Nevertheless, I made my way to the desk at the end of the hall and saw that there was a bell on it, the old fashioned kind with a sign that said ‘please ring for attention’ at its side. With some hesitation I reached out to that bell, at once curious to see who it might summon and yet also afraid that I was on the worst kind of fool’s errand and would soon be exposed as the most ridiculous of dupes. Even so, I pressed that bell and its sound, though by no means a portentous acoustic – rather a high noted ‘ping’ that seemed insufficient to summon anything other than the most will-o’-the-wisp proprietor – brought no one at first to my attention. I tried again, this time giving a more forceful stamp on the bell with my hand. And then, as if conjured from the ether, and not unlike in a cheap uncloaking magic trick, an ancient, small-framed woman appeared immediately from the curtain behind the desk, as if she had been standing there all the while just waiting for her cue. She was tiny in stature, no more than four and a half feet tall and was Marple-esque in her birdlike manner, with a kindly, benign smile and yet the sort of gimlet blue-eyed stare that seemed to suggest she knew exactly why I was there and who I was. Her voice as she asked me if she could help me was surprisingly clear for her age (which I took to be anywhere between 80 and 105!). I noticed that her hands moved constantly about her person – at first fiddling with the long chain at her neck that held her half-moon glasses suspended at her breast, then reaching up to pat at her hair, an unyielding clutch of silver curls held tightly and unnaturally in place by an excess of spray.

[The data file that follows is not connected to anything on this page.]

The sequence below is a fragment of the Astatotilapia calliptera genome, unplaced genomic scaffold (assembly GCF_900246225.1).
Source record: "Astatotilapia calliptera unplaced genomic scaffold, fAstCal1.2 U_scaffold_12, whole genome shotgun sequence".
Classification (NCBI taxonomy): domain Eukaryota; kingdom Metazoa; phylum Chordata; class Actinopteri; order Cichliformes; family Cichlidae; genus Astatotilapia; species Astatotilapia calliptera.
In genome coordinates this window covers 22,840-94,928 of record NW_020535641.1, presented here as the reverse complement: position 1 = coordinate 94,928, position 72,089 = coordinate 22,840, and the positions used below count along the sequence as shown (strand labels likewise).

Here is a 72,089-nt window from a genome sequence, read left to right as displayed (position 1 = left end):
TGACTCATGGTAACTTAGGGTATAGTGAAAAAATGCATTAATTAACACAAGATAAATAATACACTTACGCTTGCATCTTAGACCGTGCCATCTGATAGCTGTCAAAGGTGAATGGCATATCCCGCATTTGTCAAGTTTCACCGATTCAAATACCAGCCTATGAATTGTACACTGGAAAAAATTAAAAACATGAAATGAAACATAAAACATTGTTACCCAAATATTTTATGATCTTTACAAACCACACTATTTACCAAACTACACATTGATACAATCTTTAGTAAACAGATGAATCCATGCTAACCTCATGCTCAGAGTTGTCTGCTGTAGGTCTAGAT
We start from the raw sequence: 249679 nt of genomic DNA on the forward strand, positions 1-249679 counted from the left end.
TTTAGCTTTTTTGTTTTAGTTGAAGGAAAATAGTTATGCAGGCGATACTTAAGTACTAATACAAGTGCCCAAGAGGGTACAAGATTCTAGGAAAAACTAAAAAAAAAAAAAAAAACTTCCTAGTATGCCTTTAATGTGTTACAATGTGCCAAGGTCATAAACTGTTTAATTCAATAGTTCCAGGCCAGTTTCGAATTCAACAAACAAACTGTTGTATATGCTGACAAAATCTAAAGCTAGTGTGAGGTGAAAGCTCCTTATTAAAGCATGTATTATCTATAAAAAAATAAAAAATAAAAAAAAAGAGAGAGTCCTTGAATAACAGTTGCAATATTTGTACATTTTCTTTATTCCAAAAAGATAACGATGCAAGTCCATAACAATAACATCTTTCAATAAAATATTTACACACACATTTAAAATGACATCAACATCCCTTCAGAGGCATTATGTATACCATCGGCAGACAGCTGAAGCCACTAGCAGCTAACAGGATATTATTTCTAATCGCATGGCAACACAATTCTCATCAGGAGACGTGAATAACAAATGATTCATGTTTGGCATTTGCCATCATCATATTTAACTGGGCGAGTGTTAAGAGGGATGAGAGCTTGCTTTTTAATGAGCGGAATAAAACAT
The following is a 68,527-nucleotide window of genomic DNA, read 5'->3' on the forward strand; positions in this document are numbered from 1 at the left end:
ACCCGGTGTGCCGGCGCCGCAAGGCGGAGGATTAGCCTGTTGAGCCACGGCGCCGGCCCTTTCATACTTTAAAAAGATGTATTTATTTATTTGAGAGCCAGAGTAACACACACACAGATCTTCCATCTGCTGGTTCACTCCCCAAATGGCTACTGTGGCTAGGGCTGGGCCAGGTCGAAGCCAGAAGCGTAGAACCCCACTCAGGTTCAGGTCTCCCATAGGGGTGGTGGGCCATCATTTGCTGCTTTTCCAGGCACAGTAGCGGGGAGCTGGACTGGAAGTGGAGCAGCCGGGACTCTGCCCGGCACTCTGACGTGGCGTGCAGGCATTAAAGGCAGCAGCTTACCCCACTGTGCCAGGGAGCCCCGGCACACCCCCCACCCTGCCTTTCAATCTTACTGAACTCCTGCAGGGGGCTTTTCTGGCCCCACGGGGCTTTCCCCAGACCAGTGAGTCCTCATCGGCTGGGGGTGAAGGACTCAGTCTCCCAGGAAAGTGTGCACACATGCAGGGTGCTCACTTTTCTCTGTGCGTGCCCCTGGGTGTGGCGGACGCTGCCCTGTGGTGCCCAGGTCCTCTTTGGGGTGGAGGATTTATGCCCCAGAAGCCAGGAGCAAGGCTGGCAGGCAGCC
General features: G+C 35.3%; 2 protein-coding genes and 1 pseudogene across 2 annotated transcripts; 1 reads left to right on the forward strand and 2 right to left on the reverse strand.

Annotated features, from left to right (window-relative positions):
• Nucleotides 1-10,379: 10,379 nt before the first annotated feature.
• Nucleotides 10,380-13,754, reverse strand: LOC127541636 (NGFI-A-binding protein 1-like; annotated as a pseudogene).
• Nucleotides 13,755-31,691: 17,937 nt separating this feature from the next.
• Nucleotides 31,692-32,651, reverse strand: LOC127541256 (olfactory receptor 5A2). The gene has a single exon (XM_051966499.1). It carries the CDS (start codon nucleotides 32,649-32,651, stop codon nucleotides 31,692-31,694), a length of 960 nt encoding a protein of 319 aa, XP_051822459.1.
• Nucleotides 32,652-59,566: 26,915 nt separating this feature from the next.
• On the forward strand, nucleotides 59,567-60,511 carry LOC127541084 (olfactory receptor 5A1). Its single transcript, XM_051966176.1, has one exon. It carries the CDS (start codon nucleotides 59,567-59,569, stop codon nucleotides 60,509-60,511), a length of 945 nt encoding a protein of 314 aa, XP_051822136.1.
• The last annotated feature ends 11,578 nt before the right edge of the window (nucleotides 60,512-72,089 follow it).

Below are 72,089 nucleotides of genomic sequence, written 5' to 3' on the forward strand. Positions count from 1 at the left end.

I smiled, feeling at once relieved that this was no confounded foe or someone who could in any way wish me harm. ‘Hello, yes, thank you,’ I said, ‘I received a telephone message to say that a book I ordered has arrived.’ I paused, waited, but she continued in her appraisal of me, her eyes fixed on my face as her fingers continued their fidgets. ‘I was told to ask for Giles Tester or Julian Coleman,’ I went on, but had hardly finished my sentence when her hands froze at her neck and she stood perfectly still. For more seconds than were comfortable there was silence between us.